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Field Trip Study Material: Mexico...History and Culture
Transcript of Field Trip Study Material: Mexico...History and Culture
Aztec religion was based on the belief that the universe required the constant offering of human blood to continue functioning; to meet this need, the Aztec sacrificed thousands of people. This belief is thought to have been common throughout Nahuatl people. In order to acquire captives in times of peace, the Aztec resorted to a form of ritual warfare called flower war.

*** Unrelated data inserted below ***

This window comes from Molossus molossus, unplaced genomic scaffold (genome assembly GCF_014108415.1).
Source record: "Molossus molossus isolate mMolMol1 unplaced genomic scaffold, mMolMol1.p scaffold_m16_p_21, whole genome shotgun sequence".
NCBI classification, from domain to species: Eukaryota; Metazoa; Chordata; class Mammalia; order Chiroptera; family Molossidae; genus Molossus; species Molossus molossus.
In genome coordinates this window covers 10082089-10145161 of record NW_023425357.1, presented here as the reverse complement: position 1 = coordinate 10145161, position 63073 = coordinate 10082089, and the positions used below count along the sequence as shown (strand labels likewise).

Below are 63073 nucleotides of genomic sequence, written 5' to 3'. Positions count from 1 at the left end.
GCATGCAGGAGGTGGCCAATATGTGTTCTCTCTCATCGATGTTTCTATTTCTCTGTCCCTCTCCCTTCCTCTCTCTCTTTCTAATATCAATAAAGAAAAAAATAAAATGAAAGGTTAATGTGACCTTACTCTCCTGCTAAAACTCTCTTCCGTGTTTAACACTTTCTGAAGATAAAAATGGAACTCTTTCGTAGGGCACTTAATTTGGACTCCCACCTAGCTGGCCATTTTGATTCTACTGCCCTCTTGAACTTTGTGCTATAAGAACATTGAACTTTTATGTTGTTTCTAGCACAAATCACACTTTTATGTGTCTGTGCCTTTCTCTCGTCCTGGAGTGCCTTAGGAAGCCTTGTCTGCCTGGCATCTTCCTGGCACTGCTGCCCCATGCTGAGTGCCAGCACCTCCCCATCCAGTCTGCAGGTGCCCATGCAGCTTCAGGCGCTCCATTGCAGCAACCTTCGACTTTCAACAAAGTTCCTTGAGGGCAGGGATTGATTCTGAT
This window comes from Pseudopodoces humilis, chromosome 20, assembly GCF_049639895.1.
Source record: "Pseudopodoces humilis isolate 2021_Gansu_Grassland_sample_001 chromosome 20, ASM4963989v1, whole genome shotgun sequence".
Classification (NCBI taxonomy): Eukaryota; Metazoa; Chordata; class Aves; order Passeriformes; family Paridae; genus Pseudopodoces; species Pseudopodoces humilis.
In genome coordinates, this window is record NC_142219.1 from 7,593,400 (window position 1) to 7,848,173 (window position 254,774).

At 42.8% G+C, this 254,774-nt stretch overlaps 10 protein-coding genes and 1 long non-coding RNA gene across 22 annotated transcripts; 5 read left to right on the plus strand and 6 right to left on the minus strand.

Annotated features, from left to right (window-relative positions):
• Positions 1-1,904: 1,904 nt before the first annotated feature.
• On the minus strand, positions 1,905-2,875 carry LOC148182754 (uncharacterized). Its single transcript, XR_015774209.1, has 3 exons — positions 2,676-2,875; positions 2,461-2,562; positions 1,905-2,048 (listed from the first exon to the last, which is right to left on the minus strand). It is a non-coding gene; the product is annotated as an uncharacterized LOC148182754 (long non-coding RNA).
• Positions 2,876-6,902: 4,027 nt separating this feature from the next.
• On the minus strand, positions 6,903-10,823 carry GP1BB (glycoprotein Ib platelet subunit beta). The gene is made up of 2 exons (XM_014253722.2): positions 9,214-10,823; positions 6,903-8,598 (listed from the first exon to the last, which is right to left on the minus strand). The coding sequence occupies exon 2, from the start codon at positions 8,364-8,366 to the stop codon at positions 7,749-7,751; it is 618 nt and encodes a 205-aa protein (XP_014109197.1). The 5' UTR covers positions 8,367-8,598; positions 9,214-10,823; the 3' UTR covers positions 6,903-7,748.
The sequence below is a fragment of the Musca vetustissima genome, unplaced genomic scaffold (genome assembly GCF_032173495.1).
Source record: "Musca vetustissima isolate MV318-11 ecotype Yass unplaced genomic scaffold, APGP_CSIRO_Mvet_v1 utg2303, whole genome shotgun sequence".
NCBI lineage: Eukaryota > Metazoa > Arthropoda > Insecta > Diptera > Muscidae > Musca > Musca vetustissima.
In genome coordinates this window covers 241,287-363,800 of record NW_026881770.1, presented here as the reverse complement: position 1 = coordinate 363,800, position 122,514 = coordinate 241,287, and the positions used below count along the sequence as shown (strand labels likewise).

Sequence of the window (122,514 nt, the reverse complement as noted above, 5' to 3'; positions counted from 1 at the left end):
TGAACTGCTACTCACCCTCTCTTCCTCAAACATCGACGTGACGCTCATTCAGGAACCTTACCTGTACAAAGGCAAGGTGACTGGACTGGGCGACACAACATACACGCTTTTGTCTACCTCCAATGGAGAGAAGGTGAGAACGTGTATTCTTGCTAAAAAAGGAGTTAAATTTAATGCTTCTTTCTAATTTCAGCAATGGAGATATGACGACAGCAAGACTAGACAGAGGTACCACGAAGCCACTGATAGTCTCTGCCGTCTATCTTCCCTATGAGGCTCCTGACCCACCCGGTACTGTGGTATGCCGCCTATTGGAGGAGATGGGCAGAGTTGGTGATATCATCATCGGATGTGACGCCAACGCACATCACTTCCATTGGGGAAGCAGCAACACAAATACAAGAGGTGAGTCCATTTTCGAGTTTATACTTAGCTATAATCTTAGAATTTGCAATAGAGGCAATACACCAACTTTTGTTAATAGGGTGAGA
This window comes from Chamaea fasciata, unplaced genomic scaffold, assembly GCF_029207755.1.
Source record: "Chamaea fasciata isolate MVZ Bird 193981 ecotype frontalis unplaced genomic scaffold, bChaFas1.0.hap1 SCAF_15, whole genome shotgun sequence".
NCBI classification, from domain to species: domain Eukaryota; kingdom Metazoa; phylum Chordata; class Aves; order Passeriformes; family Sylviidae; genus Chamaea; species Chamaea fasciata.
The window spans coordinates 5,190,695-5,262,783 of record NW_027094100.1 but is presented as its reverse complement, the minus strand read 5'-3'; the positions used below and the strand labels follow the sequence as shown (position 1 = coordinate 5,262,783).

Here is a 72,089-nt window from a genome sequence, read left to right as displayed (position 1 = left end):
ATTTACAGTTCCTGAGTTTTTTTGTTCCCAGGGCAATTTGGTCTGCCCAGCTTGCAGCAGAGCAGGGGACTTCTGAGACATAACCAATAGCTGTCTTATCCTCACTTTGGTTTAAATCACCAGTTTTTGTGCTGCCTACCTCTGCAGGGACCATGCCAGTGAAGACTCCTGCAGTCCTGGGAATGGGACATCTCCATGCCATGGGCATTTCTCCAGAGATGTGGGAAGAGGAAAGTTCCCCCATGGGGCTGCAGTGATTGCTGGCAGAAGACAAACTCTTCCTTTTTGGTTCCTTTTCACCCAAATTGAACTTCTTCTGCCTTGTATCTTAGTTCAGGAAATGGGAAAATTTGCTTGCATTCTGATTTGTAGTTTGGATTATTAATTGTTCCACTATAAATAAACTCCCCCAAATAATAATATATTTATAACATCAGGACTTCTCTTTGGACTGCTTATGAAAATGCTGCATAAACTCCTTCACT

The Tlaxcalteca, among other Nahuatl nations, were forced into such wars. Aztec warriors as shown in the Florentine Codex. The Mayan Glyph for "Cocoa." Ancient Mexico The Aztecs, Toltecs, Mayans, Olmecs, and the other people of Mesoamerica developed the first great city states of North America in ancient times Ancient Mexico-Toltecs to Aztecs Ancient Mexico-The Olmec A giant Olmec head